On Monday Aim invited me to join her at a Radiohead concert. The concept of it nearly rolled my eyes back into my head; an arena of young urban hipsters as or more obsessed with their band as I am with Tori Amos, all with overt political or stylistic agendas, all of whom would undoubtably frown at me for having bought the new Michelle Branch album.
It sounded like a challenge, not to mention a good time.
Poured into my tightest blue jeans and snuggest brown t-shirt, as we walked to our seats i scanned the crowd of trendy young men and realized that i have resorted to co-opting a slightly queer style of dress and carriage because it just works for me … i am small-framed and relatively slim and no longer trying desperately to attract strange women wherever i go. If pressed i could not explain it; it’s just my need to feel wanted, i suppose. I’m not sure what stops me from showing up in cargo pants and a stained flannel shirt. Maybe it’s that i spent the 90’s wearing that, or maybe it’s that i like to approximate an accurate interior self-image so that i feel as though i actually stand out in a crowd as me.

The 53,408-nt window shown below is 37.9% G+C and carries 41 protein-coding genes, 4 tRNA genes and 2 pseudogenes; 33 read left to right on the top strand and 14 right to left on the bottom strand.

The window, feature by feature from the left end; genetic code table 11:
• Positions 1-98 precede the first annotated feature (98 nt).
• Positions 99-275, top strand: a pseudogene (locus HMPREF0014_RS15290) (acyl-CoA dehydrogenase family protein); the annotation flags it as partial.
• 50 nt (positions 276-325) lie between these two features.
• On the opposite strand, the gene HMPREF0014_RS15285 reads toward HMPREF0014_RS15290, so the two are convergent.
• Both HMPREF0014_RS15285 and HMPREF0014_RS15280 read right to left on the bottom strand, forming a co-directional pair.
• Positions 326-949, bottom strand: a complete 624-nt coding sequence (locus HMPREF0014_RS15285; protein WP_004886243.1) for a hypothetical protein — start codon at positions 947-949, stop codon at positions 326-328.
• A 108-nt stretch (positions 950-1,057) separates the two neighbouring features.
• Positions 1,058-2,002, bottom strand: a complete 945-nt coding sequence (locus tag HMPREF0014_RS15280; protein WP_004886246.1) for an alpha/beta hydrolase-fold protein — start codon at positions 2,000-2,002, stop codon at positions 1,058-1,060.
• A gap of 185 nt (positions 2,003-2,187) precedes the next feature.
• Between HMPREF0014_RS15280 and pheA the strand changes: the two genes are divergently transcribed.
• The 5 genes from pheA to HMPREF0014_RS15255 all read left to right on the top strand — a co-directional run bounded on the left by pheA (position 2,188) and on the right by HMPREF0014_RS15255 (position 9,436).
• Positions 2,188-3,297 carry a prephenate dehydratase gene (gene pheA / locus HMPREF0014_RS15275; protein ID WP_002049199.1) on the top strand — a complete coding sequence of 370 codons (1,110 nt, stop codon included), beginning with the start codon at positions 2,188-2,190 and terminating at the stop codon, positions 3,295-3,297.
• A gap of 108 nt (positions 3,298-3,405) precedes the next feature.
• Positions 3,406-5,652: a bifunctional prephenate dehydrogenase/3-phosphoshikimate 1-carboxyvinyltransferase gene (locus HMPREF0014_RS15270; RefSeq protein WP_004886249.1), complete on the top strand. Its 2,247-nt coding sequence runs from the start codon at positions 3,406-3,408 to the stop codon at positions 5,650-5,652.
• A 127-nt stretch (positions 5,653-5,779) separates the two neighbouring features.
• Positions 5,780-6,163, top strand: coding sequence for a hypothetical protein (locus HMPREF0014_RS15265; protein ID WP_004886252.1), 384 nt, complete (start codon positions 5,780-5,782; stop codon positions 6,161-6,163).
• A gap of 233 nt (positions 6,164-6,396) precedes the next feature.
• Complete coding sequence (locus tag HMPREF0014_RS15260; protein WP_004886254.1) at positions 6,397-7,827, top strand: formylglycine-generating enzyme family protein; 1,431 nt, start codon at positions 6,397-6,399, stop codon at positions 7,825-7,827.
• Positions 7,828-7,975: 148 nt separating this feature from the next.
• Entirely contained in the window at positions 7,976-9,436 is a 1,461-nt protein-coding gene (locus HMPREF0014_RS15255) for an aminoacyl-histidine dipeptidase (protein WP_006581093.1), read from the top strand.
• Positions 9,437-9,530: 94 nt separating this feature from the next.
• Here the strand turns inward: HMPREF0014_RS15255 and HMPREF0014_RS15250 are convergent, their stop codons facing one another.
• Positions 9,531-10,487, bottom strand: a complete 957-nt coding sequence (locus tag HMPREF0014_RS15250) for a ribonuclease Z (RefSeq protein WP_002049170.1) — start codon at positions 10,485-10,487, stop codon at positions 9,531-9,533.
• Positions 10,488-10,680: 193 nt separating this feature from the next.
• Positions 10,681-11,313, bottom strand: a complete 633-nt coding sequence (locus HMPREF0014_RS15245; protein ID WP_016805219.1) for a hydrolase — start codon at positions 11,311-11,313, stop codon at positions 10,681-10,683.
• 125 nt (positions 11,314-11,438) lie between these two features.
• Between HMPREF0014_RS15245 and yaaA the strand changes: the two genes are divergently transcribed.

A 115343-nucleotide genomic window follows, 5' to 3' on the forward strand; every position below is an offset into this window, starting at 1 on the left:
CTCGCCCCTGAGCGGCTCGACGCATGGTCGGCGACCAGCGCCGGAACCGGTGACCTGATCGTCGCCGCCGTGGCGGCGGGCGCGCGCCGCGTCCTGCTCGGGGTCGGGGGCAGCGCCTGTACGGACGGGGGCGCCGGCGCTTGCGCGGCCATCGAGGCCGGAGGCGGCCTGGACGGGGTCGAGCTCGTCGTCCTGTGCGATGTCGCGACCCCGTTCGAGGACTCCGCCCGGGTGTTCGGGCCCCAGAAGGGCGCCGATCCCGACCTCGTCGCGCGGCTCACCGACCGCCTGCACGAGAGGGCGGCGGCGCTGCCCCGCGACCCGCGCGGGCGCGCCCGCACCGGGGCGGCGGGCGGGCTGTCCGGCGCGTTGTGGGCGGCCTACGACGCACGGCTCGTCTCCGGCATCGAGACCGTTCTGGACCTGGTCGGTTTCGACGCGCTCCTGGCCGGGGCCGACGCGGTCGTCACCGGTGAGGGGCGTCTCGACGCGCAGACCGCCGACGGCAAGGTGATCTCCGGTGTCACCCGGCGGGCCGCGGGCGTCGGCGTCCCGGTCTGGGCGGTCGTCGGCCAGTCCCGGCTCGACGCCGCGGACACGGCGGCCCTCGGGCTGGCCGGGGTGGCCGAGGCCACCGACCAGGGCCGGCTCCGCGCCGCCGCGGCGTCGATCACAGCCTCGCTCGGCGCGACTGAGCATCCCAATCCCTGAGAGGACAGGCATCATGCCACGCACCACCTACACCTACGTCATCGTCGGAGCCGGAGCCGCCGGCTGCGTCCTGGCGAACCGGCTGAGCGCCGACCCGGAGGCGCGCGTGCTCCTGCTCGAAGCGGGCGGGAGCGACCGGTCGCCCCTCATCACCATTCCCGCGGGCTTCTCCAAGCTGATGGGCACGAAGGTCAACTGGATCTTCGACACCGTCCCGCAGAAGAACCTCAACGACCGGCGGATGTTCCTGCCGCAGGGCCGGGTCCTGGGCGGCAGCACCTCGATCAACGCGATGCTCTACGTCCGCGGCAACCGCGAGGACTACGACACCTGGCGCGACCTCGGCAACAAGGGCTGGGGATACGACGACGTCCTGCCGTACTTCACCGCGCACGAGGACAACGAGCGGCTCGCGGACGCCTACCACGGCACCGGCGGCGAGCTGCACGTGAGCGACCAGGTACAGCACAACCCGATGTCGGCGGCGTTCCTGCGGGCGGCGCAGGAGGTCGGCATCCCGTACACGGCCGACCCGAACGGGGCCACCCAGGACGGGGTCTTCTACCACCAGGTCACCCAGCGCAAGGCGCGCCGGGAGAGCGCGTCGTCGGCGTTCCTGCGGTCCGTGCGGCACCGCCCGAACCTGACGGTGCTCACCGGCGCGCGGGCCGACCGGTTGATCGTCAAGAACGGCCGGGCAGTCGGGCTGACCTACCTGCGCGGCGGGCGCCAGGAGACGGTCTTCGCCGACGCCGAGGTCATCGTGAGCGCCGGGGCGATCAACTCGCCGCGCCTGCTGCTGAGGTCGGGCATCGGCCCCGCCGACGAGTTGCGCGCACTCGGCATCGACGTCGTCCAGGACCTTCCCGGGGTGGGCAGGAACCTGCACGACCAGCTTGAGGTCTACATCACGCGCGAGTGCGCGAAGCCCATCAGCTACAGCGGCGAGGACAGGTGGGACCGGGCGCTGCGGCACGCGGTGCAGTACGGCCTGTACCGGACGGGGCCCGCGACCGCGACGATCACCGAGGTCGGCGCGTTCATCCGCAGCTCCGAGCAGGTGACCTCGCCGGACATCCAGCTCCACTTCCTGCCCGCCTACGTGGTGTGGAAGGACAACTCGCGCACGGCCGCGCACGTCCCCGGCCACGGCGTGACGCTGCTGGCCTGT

Ultimately, all eyes were on the stage and none on my inanely logoed tee or my inordinately tight ass-hugging pants. I have rarely seen such a polite audience held in rapt attention at such a huge rock show. I am not good with Radiohead’s titles – ever since hearing Kid A their albums pass by me like symphonies – but some songs still stuck out just by virtue of how they were achieved. A hypnotic electronic piano version of “Like Spinning Plates,” a spastic and brittle “Idioteque,” chiming xylophone and the faint singing of the lawn section on “No Surprises,” and “Everything In It’s Right Place” prefaced as “this is a song about the good old days.”
As it echoed back at me from Thom, and then the effects pedals on the stage, i just thought … Yes.